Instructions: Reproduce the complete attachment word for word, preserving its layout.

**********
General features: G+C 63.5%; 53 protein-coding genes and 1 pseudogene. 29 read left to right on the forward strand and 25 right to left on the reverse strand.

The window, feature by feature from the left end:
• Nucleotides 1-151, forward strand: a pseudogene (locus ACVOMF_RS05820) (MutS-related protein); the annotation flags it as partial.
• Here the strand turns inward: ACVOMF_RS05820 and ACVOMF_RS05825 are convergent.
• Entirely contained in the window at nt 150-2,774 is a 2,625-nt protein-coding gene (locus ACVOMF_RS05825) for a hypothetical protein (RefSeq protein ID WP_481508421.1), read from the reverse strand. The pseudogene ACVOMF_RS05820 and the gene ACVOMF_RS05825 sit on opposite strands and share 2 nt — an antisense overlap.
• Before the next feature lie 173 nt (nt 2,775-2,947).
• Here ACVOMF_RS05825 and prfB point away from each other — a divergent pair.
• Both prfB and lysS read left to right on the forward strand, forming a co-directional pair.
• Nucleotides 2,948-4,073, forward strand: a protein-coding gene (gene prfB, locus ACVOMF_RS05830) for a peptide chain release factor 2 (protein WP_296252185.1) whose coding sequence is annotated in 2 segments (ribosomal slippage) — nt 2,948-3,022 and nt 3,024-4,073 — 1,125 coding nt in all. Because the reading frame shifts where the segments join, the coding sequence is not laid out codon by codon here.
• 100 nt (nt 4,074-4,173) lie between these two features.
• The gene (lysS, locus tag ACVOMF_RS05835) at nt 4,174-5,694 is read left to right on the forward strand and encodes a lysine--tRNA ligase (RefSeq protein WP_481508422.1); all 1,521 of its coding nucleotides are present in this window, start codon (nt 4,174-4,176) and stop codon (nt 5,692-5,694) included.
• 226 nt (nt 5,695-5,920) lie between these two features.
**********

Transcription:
General features: G+C 63.5%; 53 protein-coding genes and 1 pseudogene. 29 read left to right on the forward strand and 25 right to left on the reverse strand.

The window, feature by feature from the left end:
• Nucleotides 1-151, forward strand: a pseudogene (locus ACVOMF_RS05820) (MutS-related protein); the annotation flags it as partial.
• Here the strand turns inward: ACVOMF_RS05820 and ACVOMF_RS05825 are convergent.
• Entirely contained in the window at nt 150-2,774 is a 2,625-nt protein-coding gene (locus ACVOMF_RS05825) for a hypothetical protein (RefSeq protein ID WP_481508421.1), read from the reverse strand. The pseudogene ACVOMF_RS05820 and the gene ACVOMF_RS05825 sit on opposite strands and share 2 nt — an antisense overlap.
• Before the next feature lie 173 nt (nt 2,775-2,947).
• Here ACVOMF_RS05825 and prfB point away from each other — a divergent pair.
• Both prfB and lysS read left to right on the forward strand, forming a co-directional pair.
• Nucleotides 2,948-4,073, forward strand: a protein-coding gene (gene prfB, locus ACVOMF_RS05830) for a peptide chain release factor 2 (protein WP_296252185.1) whose coding sequence is annotated in 2 segments (ribosomal slippage) — nt 2,948-3,022 and nt 3,024-4,073 — 1,125 coding nt in all. Because the reading frame shifts where the segments join, the coding sequence is not laid out codon by codon here.
• 100 nt (nt 4,074-4,173) lie between these two features.
• The gene (lysS, locus tag ACVOMF_RS05835) at nt 4,174-5,694 is read left to right on the forward strand and encodes a lysine--tRNA ligase (RefSeq protein WP_481508422.1); all 1,521 of its coding nucleotides are present in this window, start codon (nt 4,174-4,176) and stop codon (nt 5,692-5,694) included.
• 226 nt (nt 5,695-5,920) lie between these two features.